19 May 2021
My name is Latheefa Verrall. I am a Maldivian citizen who lives in New Zealand. Although I have lived in New Zealand for over 50 years I have continued to maintain strong links to the Maldives and keep in close touch with my Maldivian family and friends. Part of this link consists of taking a keen interest in Maldivian politics and investing my time in publishing a book and many articles on various aspects of our society. Despite my fifty years of absence, I still love my country of origin.
Because of the decision I made to be a positive part of both of the countries of my dual citizenship, I was overjoyed when you, a member of the Maldivian Democratic Party, became the president of the country on July 17, 2018. Before that, I have watched and commented on the governance of some of your predecessors and felt saddened by the lack of improvement in the plight of ordinary Maldivians, particularly the people living on islands other than Male’ and conversely, the increase inincidents of corruption and torture. The careless manner in which your immediate predecessor allowed simple, inexperienced Maldivian Muslims to travel to Syria and be brainwashed by ISIS, filled me with horror and immense sadness.
Consequently, on the 17 of November 2018 I felt a sense of hope. A good man who would not cynically use religion for political ends, who would not be corrupted and use violence and torture to stay in power, had finally become the most powerfulperson in our country. I celebrated that; it was no mean achievement on your Your Excellency’s part. I had great hopes that a systematic approach to discourage the fundamentalistswould save our country from the horrors of killings and violence in the distorted name of religion and, under an honest leader, the persistent and overwhelming burden of corruption would come to an end. Your name Solih, I felt, was particularly pertinent to the time and your supporters used it well in the months leading to the election. I felt the Maldives could do with a strong dose of virtue, righteousness and goodness that your name embodies.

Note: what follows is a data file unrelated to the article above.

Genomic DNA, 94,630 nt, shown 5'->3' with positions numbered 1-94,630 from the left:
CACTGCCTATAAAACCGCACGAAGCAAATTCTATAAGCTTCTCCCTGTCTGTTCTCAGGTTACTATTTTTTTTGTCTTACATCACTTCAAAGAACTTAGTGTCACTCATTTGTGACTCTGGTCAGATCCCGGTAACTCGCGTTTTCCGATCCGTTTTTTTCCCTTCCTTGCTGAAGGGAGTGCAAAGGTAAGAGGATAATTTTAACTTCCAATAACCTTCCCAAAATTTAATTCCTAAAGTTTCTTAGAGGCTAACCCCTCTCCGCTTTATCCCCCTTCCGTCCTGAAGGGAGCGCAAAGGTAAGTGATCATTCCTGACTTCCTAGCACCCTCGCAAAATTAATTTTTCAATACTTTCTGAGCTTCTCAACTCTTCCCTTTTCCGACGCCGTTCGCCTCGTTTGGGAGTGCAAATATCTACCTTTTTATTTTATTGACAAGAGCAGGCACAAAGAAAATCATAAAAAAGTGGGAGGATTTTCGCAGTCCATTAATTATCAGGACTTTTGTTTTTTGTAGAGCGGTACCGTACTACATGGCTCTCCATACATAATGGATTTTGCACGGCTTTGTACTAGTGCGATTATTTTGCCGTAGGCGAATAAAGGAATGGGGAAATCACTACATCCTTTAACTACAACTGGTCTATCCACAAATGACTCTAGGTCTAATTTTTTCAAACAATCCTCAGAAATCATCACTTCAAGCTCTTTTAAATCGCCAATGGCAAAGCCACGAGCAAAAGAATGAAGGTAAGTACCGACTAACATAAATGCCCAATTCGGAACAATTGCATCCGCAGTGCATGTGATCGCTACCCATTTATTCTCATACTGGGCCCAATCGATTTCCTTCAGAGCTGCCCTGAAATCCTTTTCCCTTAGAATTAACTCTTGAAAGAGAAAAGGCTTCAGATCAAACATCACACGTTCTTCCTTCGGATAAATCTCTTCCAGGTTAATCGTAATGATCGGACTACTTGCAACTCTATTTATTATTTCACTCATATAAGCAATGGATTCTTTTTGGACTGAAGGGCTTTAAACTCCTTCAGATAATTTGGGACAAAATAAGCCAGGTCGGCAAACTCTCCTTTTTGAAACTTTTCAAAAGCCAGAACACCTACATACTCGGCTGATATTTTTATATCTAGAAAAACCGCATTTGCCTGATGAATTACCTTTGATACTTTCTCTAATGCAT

However, things did not proceed as I had hoped.
I understand the difficulties of working in a Coalition government, the dangers involved in saving the country from the clutches of the fundamentalists and the frustrations of having to lead a cabinet where some had histories of massive corruption. These are not easy problems and I have learnt, read and experienced enough of the world to know that they are massive challenges by any standard. In many ways you inherited these problems. Your challenge was to find a way forward through this maze of difficult issues.
Your Excellency, as you understand, life does not allow us to select the challenges that we have to face. Life forces us to respond to the challenges that appear before us. A leader’s reputation and character are judged, not by the easy policies heenacts, but by standing up to the challenges he did not want or expect. In short, being good, virtuous and righteous as a leader of a nation is not simply the absence of corruption and intention to harm. In the complex world we live in, it means a willingnessand an ability to actively work for forces of good, righteousness and virtue. This requires clear and well targeted action against the corruption that occurred during the previous government and a determined effort to save the country from the clutches of the Fundamentalists.